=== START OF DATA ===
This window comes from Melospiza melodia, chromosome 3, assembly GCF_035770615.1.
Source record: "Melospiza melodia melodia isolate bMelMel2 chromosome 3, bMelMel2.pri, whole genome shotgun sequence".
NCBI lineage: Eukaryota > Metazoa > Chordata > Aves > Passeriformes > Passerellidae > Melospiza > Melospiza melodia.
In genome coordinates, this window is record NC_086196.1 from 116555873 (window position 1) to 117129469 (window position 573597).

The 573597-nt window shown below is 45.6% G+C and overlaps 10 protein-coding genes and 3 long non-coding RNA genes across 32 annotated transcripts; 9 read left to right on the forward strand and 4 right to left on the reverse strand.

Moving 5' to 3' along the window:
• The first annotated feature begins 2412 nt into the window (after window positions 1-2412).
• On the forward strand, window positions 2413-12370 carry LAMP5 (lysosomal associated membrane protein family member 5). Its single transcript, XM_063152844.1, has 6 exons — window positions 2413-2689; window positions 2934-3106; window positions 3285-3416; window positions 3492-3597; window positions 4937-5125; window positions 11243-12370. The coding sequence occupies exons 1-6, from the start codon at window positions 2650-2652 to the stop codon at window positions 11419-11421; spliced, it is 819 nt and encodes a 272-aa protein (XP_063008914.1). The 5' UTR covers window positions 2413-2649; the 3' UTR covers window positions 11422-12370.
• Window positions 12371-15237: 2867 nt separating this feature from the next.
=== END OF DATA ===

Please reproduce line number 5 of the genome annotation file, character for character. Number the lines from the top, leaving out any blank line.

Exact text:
The 573597-nt window shown below is 45.6% G+C and overlaps 10 protein-coding genes and 3 long non-coding RNA genes across 32 annotated transcripts; 9 read left to right on the forward strand and 4 right to left on the reverse strand.